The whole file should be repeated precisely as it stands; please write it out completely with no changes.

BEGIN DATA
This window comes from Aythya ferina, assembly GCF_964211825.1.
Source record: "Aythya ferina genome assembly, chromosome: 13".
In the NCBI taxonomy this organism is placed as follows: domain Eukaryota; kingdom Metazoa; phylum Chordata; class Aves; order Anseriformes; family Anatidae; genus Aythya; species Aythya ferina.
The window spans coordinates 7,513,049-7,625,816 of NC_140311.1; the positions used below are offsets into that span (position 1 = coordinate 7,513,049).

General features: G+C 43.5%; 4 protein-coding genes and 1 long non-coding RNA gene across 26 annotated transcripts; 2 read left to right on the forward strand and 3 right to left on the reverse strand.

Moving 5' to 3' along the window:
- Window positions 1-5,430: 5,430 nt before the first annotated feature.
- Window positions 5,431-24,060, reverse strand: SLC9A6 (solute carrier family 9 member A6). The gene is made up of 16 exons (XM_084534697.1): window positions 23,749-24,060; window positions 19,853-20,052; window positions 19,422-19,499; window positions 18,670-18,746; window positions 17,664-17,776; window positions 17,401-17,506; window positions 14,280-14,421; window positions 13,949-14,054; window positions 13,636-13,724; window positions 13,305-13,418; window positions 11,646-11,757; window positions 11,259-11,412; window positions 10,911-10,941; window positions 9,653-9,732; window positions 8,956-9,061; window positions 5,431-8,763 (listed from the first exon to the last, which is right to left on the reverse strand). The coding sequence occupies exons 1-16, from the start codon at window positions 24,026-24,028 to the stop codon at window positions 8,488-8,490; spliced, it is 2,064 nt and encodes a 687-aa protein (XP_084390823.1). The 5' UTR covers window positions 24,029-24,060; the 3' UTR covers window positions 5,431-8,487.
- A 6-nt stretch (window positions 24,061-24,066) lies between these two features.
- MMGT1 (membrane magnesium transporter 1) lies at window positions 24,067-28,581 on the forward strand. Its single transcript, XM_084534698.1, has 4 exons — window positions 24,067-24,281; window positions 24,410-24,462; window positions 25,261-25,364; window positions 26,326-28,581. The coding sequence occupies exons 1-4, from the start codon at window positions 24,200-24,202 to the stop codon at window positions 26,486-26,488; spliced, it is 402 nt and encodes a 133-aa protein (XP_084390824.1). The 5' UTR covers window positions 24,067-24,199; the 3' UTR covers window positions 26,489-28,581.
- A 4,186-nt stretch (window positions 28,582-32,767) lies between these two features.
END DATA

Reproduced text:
This window comes from Aythya ferina, assembly GCF_964211825.1.
Source record: "Aythya ferina genome assembly, chromosome: 13".
In the NCBI taxonomy this organism is placed as follows: domain Eukaryota; kingdom Metazoa; phylum Chordata; class Aves; order Anseriformes; family Anatidae; genus Aythya; species Aythya ferina.
The window spans coordinates 7,513,049-7,625,816 of NC_140311.1; the positions used below are offsets into that span (position 1 = coordinate 7,513,049).

General features: G+C 43.5%; 4 protein-coding genes and 1 long non-coding RNA gene across 26 annotated transcripts; 2 read left to right on the forward strand and 3 right to left on the reverse strand.

Moving 5' to 3' along the window:
- Window positions 1-5,430: 5,430 nt before the first annotated feature.
- Window positions 5,431-24,060, reverse strand: SLC9A6 (solute carrier family 9 member A6). The gene is made up of 16 exons (XM_084534697.1): window positions 23,749-24,060; window positions 19,853-20,052; window positions 19,422-19,499; window positions 18,670-18,746; window positions 17,664-17,776; window positions 17,401-17,506; window positions 14,280-14,421; window positions 13,949-14,054; window positions 13,636-13,724; window positions 13,305-13,418; window positions 11,646-11,757; window positions 11,259-11,412; window positions 10,911-10,941; window positions 9,653-9,732; window positions 8,956-9,061; window positions 5,431-8,763 (listed from the first exon to the last, which is right to left on the reverse strand). The coding sequence occupies exons 1-16, from the start codon at window positions 24,026-24,028 to the stop codon at window positions 8,488-8,490; spliced, it is 2,064 nt and encodes a 687-aa protein (XP_084390823.1). The 5' UTR covers window positions 24,029-24,060; the 3' UTR covers window positions 5,431-8,487.
- A 6-nt stretch (window positions 24,061-24,066) lies between these two features.
- MMGT1 (membrane magnesium transporter 1) lies at window positions 24,067-28,581 on the forward strand. Its single transcript, XM_084534698.1, has 4 exons — window positions 24,067-24,281; window positions 24,410-24,462; window positions 25,261-25,364; window positions 26,326-28,581. The coding sequence occupies exons 1-4, from the start codon at window positions 24,200-24,202 to the stop codon at window positions 26,486-26,488; spliced, it is 402 nt and encodes a 133-aa protein (XP_084390824.1). The 5' UTR covers window positions 24,067-24,199; the 3' UTR covers window positions 26,489-28,581.
- A 4,186-nt stretch (window positions 28,582-32,767) lies between these two features.